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Adjustable height basketball goal and backboard apparatus
4846470 Adjustable height basketball goal and backboard apparatus
Patent Drawings:Drawing: 4846470-2    Drawing: 4846470-3    
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Inventor: Peterson
Date Issued: July 11, 1989
Application: 07/113,214
Filed: October 23, 1987
Inventors: Peterson; Emil A. (Tower Lakes, IL)
Assignee:
Primary Examiner: Shapiro; Paul E.
Assistant Examiner:
Attorney Or Agent: Welsh & Katz, Ltd.
U.S. Class: 473/484
Field Of Search: 273/1.5R; 273/1.5A; 248/558; 248/281.1; 248/284
International Class:
U.S Patent Documents: D216722; 313937; 537771; 619445; 1789363; 2313188; 2831689; 2881003; 3427025; 3586324; 3765676; 3802702; 4330101; 4395040
Foreign Patent Documents:
Other References:









Abstract: Adjustable height basketball goal and backboard apparatus is disclosed which has three fixed length supporting arms and one variable length supporting arm. One end of each of the fixed length arms is hingedly secured to the back side of the backboard in a triangular array, and the other end of each of the fixed length supporting arms is hingedly secured to the wall in a corresponding triangular array. The fixed length supporting arms permit the backboard to be adjusted to any height within a range of heights, while maintaining the front side of the backboard vertically with respect to the ground when the backboard is moved within the range. One end of a variable length arm is secured to the wall, and the other end is secured to one of the fixed length arms. The length of the variable length arm determines the height of the backboard within the range of heights available. The height of the backboard may be adjusted vertically within the range for use by players of different heights.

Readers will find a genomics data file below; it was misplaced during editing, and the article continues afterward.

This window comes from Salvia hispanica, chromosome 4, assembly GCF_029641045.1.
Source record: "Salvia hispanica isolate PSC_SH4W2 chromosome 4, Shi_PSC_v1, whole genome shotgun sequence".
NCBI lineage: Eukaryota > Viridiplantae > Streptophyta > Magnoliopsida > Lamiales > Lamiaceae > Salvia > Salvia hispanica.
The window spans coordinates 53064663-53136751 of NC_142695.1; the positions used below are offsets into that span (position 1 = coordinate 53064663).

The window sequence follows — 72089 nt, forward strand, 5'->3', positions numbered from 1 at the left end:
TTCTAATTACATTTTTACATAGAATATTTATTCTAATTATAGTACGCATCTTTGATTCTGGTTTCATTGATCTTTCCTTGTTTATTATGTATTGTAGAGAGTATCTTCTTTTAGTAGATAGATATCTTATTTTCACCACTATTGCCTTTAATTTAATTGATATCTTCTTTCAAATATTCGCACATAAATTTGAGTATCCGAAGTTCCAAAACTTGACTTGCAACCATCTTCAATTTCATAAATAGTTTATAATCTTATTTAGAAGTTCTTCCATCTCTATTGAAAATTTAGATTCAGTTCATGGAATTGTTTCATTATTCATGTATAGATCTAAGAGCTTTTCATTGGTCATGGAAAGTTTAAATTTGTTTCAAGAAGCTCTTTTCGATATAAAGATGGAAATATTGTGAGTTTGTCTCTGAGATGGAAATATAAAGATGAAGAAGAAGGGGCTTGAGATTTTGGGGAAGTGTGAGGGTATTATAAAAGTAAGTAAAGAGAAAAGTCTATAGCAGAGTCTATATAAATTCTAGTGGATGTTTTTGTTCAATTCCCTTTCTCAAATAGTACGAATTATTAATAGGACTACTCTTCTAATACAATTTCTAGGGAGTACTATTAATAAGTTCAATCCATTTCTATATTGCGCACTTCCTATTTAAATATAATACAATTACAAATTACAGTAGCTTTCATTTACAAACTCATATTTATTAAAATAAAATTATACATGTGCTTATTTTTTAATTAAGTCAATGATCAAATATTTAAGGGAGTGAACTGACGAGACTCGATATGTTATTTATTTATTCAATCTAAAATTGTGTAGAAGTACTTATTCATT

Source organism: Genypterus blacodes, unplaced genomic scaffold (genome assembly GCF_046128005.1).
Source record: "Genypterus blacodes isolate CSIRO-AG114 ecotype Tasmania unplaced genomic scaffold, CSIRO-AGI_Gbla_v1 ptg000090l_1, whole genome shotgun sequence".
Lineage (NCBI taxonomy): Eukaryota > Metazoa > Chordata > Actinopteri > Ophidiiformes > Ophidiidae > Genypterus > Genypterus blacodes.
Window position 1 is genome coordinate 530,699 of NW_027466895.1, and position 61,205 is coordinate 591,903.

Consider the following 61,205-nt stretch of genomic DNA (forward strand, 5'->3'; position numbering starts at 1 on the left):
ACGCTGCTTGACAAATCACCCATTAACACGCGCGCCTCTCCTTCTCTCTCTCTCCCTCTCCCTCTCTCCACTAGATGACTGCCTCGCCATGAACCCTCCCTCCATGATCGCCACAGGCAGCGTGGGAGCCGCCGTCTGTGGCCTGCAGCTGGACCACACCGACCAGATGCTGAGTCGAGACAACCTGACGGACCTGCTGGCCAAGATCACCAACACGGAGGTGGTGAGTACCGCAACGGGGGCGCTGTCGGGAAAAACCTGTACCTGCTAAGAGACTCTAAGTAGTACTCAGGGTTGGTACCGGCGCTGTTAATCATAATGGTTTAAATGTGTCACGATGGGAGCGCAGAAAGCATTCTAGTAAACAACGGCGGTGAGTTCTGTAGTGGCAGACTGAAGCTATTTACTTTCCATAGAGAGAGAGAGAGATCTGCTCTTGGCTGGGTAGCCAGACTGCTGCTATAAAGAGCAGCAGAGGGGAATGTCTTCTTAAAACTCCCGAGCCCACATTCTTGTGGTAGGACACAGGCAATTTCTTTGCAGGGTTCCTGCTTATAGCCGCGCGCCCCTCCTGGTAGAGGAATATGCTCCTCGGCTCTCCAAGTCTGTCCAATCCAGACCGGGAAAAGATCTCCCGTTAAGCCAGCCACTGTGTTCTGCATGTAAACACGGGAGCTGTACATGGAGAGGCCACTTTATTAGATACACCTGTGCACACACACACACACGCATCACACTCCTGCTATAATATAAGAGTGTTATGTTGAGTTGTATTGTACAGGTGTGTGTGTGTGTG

Claim: I claim:

1. Adjustable height basketball goal and backboard apparatus which may be secured to a wall or the like comprising

a basketball backboard having a front side and a back side defined by several edges including a lower edge and an upper edge,

a basketball goal secured to said front side of said backboard,

three fixed length supporting arms, one end of said fixed length arms being hingedly secured to said back side of said backboard in a triangular array, the other end of said fixed length supporting arms being hingedly secured to said wall insubstantially the same triangular array,

said triangular array of said backboard being substantially an equilateral triangle having one side which is substantially parallel to and adjacent to said lower edge of said backboard, and a vertex which is adjacent to said upper edge of saidbackboard,

said fixed length supporting arms being hingedly secured to said backboard and said wall by threaded connections,

each of said threaded connections including a "T" connection having two opposing horizontal legs and a perpendicular leg extending outwardly from between said horizontal legs, said fixed length supporting arms being secured to said perpendicularlegs,